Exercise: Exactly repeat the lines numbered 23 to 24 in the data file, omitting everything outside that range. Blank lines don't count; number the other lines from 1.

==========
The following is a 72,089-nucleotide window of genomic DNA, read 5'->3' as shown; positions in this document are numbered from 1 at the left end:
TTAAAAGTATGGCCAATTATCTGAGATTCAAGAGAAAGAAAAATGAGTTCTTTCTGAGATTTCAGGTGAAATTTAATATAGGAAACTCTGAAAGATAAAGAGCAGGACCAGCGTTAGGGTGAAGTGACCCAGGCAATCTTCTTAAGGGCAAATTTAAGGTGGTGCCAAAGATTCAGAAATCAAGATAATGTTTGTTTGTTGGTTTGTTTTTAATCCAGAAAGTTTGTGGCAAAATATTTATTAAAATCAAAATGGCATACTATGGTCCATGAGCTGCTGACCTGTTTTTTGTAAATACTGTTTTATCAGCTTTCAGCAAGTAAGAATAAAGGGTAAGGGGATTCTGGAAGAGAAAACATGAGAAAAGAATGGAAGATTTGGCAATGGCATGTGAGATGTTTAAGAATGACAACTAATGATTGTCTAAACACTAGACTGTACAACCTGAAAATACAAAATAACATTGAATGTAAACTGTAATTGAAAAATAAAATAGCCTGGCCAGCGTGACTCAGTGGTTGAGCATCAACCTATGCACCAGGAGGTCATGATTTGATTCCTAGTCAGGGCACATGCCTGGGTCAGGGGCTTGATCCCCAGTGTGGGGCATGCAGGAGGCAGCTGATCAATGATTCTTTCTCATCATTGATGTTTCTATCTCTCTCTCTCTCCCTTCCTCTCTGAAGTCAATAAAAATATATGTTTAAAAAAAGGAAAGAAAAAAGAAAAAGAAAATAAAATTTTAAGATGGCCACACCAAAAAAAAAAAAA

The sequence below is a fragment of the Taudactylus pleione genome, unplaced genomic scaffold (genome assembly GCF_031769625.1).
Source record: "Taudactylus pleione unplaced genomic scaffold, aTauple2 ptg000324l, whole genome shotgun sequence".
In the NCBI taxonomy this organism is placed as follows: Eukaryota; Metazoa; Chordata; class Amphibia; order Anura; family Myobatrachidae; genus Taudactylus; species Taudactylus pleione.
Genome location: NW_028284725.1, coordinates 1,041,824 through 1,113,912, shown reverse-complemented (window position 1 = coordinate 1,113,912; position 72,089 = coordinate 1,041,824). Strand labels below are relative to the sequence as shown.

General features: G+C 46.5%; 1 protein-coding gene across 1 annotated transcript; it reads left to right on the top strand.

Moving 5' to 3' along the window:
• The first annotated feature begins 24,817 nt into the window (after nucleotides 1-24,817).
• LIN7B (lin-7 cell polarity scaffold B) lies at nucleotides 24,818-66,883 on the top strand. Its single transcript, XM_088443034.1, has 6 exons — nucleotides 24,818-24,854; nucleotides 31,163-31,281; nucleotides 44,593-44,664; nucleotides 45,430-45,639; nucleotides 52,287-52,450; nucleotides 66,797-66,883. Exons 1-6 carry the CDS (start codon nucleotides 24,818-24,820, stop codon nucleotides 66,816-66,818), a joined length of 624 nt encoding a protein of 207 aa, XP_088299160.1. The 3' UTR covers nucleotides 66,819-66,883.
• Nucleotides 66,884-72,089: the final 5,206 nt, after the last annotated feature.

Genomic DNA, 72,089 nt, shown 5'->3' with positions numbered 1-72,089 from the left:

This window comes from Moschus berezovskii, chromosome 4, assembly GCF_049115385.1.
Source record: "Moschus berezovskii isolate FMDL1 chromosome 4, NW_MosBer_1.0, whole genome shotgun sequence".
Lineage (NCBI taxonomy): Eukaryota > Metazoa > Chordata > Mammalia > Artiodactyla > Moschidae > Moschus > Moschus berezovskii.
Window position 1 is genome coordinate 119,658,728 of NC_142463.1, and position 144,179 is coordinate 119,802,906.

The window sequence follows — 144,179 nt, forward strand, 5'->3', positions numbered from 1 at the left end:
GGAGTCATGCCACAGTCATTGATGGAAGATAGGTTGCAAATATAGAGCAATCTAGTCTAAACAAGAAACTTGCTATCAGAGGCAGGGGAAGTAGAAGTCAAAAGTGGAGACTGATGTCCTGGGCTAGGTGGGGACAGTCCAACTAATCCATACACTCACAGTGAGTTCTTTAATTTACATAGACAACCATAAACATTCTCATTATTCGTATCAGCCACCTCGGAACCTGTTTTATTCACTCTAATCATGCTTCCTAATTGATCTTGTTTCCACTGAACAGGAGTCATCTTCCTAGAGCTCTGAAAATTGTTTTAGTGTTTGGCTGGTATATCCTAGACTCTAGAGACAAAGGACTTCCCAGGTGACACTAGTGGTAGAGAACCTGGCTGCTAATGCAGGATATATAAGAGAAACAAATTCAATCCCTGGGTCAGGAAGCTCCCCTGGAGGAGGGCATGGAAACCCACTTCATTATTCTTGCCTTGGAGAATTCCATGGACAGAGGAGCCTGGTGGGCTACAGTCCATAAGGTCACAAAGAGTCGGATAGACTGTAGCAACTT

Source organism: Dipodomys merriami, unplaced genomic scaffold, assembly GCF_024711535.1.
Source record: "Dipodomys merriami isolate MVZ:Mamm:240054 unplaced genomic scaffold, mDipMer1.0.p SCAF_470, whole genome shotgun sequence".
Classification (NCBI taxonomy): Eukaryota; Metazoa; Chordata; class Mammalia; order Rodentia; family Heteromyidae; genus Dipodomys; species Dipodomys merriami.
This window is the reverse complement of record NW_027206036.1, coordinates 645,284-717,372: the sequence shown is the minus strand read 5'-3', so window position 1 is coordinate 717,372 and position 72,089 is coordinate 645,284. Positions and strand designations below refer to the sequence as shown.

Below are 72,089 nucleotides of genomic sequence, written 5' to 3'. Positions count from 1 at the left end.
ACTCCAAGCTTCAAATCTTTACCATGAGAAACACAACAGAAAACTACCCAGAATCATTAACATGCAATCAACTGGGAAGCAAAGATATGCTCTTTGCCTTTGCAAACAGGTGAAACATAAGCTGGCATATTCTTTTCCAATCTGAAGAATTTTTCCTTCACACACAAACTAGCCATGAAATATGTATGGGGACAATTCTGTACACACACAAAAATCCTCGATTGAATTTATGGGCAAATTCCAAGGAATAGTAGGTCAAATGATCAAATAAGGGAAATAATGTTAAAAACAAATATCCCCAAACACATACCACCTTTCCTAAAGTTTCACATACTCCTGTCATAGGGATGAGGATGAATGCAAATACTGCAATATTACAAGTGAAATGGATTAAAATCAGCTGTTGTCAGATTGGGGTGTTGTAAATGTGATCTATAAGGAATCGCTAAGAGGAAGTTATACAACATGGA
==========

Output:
Below are 72,089 nucleotides of genomic sequence, written 5' to 3'. Positions count from 1 at the left end.
ACTCCAAGCTTCAAATCTTTACCATGAGAAACACAACAGAAAACTACCCAGAATCATTAACATGCAATCAACTGGGAAGCAAAGATATGCTCTTTGCCTTTGCAAACAGGTGAAACATAAGCTGGCATATTCTTTTCCAATCTGAAGAATTTTTCCTTCACACACAAACTAGCCATGAAATATGTATGGGGACAATTCTGTACACACACAAAAATCCTCGATTGAATTTATGGGCAAATTCCAAGGAATAGTAGGTCAAATGATCAAATAAGGGAAATAATGTTAAAAACAAATATCCCCAAACACATACCACCTTTCCTAAAGTTTCACATACTCCTGTCATAGGGATGAGGATGAATGCAAATACTGCAATATTACAAGTGAAATGGATTAAAATCAGCTGTTGTCAGATTGGGGTGTTGTAAATGTGATCTATAAGGAATCGCTAAGAGGAAGTTATACAACATGGA